Increased vaccinations will not transform policies

Minnesota+currently+faces+a+surge+of+COVID-19+cases+head-on.+The+surge+is+one+of+many+reasons+why+the+school+won%27t+be+reducing+COVID-19+restrictions+soon.

Elizabeth Trevathan

Minnesota currently faces a surge of COVID-19 cases head-on. The surge is one of many reasons why the school won’t be reducing COVID-19 restrictions soon.

According to the administration, the risk of COVID-19 at St. Paul Academy and Summit School remains reasonably low. With the increasing numbers of vaccinated teachers and staff members, the health risk has decreased even more. As of Mar. 30, more students are receiving their one-shot vaccine or first and second doses of a two-shot vaccine every day. Despite the number of vaccinated members in the community increasing, the administration has little desire to change any policies. Why? Because while the school’s COVID-19 numbers remain low, COVID-19 cases in Minnesota are increasingly alarming.

I don’t have a crystal ball. We don’t know what’s going to happen with variants. […] So we have no idea.”

— Dr. Jill Romans

All Minnesotans over the age of 16 are eligible for a COVID-19 vaccine as of Mar. 30. The only vaccine approved for individuals as young as 16 years old is Pfizer. Around 23 thousand 16 and 17-year-olds have at least one vaccine. As more people in the United States become vaccinated, the Central for Disease Control has unrestricted vaccinated individuals’ regulations. As of Apr. 2, the CDC allows fully vaccinated people to visit other fully vaccinated people and unvaccinated, low-risk people from one household inside without masks or social distancing. Fully vaccinated individuals can also travel within the country without being tested before or after and without self-quarantining afterward. They also don’t need to be tested before leaving the U.S. unless the destination requires a negative test, and they do not need to quarantine once returning to the U.S. The only recent changes made to SPA’s COVID-19 policies are to reflect the CDC’s travel recommendations.

Paul Anderson is an occupational and preventive medicine physician at Health Partners and advises the SPA administration in all decisions pertaining to COVID-19. Head of School Bryn Roberts and Assistant Head of School Jill Romans meet with Anderson weekly to review the latest research and current case numbers.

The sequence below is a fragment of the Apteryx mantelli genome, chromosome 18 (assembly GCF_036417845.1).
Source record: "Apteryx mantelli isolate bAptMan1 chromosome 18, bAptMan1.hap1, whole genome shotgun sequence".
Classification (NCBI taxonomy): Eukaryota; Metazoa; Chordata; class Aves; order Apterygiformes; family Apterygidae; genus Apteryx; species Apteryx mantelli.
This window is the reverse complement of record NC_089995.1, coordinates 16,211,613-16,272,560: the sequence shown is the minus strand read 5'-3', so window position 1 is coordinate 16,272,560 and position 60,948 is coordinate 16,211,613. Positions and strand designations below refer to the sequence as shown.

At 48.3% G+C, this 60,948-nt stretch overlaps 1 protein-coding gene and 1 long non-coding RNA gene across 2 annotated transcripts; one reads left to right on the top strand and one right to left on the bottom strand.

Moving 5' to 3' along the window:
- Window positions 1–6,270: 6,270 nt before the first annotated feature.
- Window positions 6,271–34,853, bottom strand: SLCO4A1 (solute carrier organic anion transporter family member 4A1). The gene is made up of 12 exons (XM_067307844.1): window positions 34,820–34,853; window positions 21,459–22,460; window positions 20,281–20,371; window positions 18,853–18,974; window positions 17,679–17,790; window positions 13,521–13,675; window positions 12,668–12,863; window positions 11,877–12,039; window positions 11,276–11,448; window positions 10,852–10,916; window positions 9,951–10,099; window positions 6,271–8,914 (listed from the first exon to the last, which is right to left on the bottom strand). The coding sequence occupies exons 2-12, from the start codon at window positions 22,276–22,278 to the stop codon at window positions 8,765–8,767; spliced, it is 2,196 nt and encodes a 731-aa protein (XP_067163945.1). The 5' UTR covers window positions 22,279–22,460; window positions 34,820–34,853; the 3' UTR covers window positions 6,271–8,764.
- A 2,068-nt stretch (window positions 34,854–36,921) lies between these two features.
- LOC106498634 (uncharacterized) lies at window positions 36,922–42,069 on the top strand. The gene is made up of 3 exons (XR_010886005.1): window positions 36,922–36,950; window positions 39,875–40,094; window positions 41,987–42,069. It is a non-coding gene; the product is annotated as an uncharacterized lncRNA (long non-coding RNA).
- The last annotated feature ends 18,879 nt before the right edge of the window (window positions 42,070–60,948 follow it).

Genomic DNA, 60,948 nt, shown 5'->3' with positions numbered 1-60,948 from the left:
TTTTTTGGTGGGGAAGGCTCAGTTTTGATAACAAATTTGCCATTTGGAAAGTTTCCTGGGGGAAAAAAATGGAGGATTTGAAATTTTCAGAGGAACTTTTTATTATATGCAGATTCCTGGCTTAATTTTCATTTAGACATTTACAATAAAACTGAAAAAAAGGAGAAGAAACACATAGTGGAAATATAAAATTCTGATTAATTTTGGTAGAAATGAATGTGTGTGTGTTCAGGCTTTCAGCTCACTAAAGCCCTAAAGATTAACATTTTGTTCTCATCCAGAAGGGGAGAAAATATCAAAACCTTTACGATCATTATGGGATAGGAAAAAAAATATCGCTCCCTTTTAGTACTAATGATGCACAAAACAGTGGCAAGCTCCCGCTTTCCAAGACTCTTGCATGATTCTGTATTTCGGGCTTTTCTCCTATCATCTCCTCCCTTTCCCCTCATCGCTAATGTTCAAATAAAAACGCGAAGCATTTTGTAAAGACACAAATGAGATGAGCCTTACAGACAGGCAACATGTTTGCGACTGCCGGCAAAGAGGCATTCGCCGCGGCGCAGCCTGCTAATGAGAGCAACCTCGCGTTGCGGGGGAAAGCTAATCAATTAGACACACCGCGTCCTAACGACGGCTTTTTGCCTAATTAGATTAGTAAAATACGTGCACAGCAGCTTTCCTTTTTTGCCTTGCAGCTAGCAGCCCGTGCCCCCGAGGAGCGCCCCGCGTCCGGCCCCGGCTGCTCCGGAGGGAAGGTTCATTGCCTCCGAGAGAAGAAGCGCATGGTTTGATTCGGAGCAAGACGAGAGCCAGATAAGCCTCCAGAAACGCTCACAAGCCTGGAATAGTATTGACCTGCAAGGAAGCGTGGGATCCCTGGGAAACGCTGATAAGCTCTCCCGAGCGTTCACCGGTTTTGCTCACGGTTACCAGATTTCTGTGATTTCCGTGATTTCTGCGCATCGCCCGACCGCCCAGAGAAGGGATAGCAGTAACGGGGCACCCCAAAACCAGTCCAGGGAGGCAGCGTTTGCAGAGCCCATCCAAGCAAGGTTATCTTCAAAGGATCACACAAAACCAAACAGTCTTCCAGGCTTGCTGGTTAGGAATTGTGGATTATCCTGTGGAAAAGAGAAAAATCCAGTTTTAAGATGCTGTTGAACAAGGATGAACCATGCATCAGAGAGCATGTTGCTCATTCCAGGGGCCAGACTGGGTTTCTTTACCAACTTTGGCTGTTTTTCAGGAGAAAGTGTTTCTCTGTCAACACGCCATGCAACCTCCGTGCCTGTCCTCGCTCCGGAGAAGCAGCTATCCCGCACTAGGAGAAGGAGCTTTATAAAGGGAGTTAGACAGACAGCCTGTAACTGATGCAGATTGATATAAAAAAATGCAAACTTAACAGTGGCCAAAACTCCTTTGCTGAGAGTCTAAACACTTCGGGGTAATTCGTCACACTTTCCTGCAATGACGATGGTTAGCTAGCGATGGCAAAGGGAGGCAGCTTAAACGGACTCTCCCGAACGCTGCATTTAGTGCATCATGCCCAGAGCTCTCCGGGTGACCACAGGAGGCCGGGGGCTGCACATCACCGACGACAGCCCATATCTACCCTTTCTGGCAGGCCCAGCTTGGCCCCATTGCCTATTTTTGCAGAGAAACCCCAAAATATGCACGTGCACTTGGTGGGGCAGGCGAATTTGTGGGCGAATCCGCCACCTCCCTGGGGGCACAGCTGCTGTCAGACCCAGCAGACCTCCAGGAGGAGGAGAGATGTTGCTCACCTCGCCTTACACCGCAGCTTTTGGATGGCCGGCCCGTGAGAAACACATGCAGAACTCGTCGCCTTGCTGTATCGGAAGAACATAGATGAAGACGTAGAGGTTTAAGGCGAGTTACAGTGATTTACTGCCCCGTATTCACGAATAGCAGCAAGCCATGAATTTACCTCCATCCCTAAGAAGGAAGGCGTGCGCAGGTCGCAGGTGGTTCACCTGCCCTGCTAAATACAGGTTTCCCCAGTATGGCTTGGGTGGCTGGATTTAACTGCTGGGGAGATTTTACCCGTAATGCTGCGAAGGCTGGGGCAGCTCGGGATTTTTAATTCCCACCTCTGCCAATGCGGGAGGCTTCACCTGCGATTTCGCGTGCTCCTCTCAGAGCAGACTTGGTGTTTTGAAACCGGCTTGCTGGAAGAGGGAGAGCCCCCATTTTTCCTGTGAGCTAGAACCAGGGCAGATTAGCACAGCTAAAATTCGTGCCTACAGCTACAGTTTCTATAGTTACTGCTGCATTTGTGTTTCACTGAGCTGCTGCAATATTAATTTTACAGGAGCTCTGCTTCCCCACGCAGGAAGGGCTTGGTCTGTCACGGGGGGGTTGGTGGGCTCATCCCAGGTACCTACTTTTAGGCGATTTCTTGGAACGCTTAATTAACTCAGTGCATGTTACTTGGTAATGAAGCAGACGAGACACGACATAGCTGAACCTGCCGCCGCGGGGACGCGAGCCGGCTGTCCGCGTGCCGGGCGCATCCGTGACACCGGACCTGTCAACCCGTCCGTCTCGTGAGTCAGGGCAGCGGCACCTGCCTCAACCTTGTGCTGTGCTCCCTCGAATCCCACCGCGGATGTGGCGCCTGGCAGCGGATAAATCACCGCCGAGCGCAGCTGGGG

Romans said, “There’s a very high number of adults, full-time adults that work here that are vaccinated. And that is really nice and reassuring. But we know with our students that that’s just opened up. We’re seeing that more and more students are getting vaccinated. But when you look at the availability, and when you look at this campus, Randolph campus, grades six through 12, the percentage of the student population that’s actually eligible for vaccinations is less than half of our student population based on age.”

The database that the school uses to track COVID-19 risks in Minnesota, Global Epidemics, currently ranks Minnesota as the fourth most dangerous state. “Dr. Anderson is like, [the COVID-19 mitigation strategies are] working really well for you, so don’t mess with it. Especially given that we’re not in suppression, we are in an active surge,” Romans said. The current COVID-19 policies at SPA are effective. The school found through contract tracing that students and staff who tested positive did not efficiently spread the virus to people in their classes or at lunch due to the mitigation strategies. The majority of the spread has happened during athletics or off-campus. Due to the protocols in place, attending school at SPA is safe. Still, because cases in the state are increasing, there is no data to support the administration to change the current policies.

The school expects the Pfizer vaccine to be approved for children as young as 12 years old this summer, and for even younger kids mid-year 2022. Young children, specifically 12 years old and younger, statistically don’t experience severe symptoms or hospitalizations as a result of a COVID-19 infection. The school has decided that they will not require COVID-19 vaccinations for students to attend school, so the administration is not expecting to remove restrictions due to the entire student and staff population being vaccinated.

In summary, Romans said, “I don’t have a crystal ball. We don’t know what’s going to happen with variants. There are lots of countries in the world that don’t have the same vaccination capability, and there might be strains that come out of those places that then perpetuate something brand new that doesn’t respond to vaccines. So we have no idea.”

Almost 1.5 million people are completely vaccinated in Minnesota. There have been over 14 thousand new cases in the state since Apr. 10, 500 more cases than the week prior. Though SPA has only had 12 total cases from K through 12th grade since January, the continuing surge of cases and the unavailability of vaccines to the majority of the student population cause the administration’s plans for next year to appear about the same as the current year.